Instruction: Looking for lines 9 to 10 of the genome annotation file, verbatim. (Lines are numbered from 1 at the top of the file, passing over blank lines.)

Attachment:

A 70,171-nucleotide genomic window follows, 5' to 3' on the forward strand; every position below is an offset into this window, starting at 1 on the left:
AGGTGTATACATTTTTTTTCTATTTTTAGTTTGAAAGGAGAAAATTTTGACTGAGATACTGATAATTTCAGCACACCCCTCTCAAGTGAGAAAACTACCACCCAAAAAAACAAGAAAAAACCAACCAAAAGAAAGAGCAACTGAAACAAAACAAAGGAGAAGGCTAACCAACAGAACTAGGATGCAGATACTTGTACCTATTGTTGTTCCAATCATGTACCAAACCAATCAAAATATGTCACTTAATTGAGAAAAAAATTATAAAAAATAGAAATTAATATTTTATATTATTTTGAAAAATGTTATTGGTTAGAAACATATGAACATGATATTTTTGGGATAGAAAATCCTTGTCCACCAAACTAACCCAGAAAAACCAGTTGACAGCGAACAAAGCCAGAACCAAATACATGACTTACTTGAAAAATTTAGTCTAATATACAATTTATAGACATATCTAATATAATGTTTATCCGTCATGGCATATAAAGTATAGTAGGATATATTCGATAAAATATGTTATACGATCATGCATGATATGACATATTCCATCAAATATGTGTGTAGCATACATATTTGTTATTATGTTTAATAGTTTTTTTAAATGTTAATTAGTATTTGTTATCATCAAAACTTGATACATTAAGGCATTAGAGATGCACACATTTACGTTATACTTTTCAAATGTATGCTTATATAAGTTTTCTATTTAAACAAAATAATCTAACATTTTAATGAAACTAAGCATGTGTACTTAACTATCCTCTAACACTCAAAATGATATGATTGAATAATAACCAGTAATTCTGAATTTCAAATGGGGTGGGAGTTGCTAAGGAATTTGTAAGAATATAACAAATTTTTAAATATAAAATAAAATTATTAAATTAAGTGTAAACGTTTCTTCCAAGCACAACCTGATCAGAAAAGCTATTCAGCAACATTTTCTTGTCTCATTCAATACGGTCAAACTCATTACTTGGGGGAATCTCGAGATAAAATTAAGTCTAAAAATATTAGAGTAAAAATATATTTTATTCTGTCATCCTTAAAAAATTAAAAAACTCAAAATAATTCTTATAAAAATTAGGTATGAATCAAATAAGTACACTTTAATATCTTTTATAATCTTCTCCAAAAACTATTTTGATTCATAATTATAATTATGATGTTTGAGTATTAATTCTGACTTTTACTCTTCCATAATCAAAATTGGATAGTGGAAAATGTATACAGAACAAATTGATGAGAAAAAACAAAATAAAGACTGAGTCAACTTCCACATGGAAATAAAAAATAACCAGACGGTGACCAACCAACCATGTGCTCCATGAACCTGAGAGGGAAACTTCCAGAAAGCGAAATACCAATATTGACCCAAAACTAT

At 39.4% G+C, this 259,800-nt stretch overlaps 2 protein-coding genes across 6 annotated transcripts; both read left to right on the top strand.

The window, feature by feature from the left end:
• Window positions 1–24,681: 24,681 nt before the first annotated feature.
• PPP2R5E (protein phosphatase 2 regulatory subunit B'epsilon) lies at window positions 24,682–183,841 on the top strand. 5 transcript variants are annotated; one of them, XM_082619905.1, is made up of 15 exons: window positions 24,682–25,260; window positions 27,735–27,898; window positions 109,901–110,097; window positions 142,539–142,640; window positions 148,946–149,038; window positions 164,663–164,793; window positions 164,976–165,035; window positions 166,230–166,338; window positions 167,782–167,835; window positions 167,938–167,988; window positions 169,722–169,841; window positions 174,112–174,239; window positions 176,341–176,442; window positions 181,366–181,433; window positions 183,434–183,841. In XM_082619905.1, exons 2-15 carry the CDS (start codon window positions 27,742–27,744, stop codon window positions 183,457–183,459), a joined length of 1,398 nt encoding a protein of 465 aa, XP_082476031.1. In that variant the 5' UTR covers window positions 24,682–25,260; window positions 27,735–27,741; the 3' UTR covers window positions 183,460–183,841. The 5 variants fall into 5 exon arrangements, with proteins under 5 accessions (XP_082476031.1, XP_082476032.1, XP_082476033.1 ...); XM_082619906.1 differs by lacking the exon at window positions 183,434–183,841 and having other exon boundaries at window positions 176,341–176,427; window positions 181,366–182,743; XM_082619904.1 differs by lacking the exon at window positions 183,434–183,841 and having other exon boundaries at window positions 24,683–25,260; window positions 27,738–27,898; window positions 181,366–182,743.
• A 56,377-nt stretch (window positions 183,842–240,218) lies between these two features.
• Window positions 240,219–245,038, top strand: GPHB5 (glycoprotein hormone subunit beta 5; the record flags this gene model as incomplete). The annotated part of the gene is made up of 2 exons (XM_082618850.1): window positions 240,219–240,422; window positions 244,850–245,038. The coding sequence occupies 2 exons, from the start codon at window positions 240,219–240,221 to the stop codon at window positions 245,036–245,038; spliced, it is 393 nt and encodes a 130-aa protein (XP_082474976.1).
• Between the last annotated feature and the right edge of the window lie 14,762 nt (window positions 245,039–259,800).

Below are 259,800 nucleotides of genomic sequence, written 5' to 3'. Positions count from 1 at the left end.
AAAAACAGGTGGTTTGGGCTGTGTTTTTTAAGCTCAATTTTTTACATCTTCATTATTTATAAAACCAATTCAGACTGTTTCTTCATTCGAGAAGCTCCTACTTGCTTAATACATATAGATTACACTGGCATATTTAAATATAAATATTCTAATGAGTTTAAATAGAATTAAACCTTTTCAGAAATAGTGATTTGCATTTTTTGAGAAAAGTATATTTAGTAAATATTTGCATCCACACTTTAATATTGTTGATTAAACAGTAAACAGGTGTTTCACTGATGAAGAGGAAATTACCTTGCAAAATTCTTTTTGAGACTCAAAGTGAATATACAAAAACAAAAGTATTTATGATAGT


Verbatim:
• Between the last annotated feature and the right edge of the window lie 14,762 nt (window positions 245,039–259,800).

Below are 259,800 nucleotides of genomic sequence, written 5' to 3'. Positions count from 1 at the left end.